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YMMV / Dollanganger Series

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  • Base-Breaking Character: Chris Dollanganger; some fans love him and see him as a romantic character, others find him to be a creep with an Oedipus Complex and haven't forgotten him raping his own sister.
  • Best Known For The Fan Service: Here's a game: ask a casual reader what they know about the series (or really, Flowers in the Attic). Chances are, the only thing they'll come up with is the Brother–Sister Incest angle.
  • Contested Sequel: Everything after Flowers in the Attic is contested, with usually If There Be Thorns and Seeds of Yesterday being the most inferior books in the series.
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    • Most recently though the Diary series has a lot of it. Secret Brother is a big example: Most readers hated it for not answering any questions and generally being pointless, but a few found that it was a decent-to-good story if taken as a stand alone novel and not some sort of Grand Finale it was advertised as. Some people would also diagnose the way to make the Diary series better if the two POV characters are delusional and ignore the whole thing.
  • Fanon Discontinuity: The Diary series, full stop. Doesn't help that the ghostwriter brought Cory back to life.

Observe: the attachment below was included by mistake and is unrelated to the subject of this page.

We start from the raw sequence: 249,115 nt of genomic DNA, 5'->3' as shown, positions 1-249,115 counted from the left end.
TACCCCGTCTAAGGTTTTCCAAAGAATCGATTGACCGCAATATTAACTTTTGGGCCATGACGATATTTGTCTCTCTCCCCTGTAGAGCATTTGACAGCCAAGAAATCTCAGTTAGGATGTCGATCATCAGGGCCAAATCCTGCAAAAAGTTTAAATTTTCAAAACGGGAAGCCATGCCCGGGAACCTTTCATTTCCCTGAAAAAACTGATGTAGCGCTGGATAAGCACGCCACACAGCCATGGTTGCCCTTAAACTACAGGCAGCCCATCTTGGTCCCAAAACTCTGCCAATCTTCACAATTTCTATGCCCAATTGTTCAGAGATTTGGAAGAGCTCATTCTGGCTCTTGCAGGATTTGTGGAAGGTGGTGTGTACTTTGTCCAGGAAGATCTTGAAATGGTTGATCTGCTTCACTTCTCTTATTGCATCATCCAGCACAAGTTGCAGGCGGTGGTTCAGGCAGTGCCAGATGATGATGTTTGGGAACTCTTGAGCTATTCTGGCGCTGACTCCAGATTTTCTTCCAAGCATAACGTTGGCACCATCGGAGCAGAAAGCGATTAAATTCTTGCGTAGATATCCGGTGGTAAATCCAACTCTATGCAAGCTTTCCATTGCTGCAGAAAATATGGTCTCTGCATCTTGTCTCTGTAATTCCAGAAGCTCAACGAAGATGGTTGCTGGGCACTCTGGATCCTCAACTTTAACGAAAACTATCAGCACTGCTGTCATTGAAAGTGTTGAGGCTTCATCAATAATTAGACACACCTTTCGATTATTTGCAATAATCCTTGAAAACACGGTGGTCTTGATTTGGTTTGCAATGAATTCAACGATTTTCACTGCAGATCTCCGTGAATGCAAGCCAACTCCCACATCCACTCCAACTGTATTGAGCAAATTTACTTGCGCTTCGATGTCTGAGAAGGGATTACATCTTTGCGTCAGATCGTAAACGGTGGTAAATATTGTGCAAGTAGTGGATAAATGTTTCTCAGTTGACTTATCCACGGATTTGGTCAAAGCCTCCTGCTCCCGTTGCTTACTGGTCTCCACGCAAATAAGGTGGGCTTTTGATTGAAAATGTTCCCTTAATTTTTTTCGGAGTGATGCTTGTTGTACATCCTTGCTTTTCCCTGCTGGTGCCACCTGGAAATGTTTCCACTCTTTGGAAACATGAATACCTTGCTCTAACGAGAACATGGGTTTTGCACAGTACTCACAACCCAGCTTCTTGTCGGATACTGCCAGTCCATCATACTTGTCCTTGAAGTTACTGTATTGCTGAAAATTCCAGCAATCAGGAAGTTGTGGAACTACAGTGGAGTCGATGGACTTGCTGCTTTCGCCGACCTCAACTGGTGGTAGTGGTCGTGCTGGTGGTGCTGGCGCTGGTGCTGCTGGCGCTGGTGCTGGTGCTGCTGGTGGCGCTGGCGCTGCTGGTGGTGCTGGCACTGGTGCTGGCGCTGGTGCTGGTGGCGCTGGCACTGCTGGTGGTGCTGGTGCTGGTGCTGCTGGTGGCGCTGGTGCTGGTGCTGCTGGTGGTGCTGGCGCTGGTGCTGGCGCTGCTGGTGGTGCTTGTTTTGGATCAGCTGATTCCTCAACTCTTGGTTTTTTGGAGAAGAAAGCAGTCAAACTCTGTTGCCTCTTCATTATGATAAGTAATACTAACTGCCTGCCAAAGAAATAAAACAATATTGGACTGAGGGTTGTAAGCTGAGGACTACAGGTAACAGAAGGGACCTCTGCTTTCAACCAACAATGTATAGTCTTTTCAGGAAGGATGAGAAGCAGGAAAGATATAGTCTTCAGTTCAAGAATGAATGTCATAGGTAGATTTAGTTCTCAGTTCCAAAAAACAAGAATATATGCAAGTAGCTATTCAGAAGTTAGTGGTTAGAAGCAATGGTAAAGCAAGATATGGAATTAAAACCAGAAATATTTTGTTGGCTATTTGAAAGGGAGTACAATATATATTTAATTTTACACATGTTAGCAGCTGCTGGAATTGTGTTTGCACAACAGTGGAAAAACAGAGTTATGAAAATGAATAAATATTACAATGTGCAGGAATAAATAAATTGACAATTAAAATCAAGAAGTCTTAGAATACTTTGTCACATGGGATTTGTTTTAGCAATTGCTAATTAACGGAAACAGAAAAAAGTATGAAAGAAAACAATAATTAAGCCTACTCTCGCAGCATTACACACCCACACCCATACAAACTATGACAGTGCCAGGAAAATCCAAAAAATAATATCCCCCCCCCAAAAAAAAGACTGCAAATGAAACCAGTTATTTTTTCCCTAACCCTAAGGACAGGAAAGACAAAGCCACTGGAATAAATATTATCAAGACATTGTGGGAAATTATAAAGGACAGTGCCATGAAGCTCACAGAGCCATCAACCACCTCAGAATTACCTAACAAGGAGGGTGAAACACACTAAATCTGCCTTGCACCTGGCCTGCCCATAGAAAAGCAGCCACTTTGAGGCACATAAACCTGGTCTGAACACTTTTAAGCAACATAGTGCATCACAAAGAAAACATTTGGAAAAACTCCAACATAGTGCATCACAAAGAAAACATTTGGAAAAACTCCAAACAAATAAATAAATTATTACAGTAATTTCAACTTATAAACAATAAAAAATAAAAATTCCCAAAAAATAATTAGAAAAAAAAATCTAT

• Harsher in Hindsight: Chris Sr.'s mother Alicia died of breast cancer. Not even ten years after Flowers was published, so did Andrews.
  • Internet Backdraft: The reveal that Cory was alive in Christopher's Diary: Echoes of Dollanganger did not sit well with fans, some calling it outright insulting to Andrews.
  • The Woobie: If you don't feel sorry for Carrie, you have no soul. Also Cory and Bart, for all his creepy tendencies.
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    • Bart in particular becomes much more sympathetic if you have experience with mental illness. Bart has very obvious shades of BPD or AVPD, blacks out fairly often and is often terrified by his own intensely violent urges. He uses an extremely misogynistic form of Christianity to justify lashing out at his mother's favoritism of his older brother, and could easily be separated from it if his parents gave a damn. Even though its probably one of the few fictional instances where a character being institutionalized would help rather than harm them, Bart's never helped beyond lukewarm therapy, and grows up with a skewed sense of love, family and intimacy as a result.
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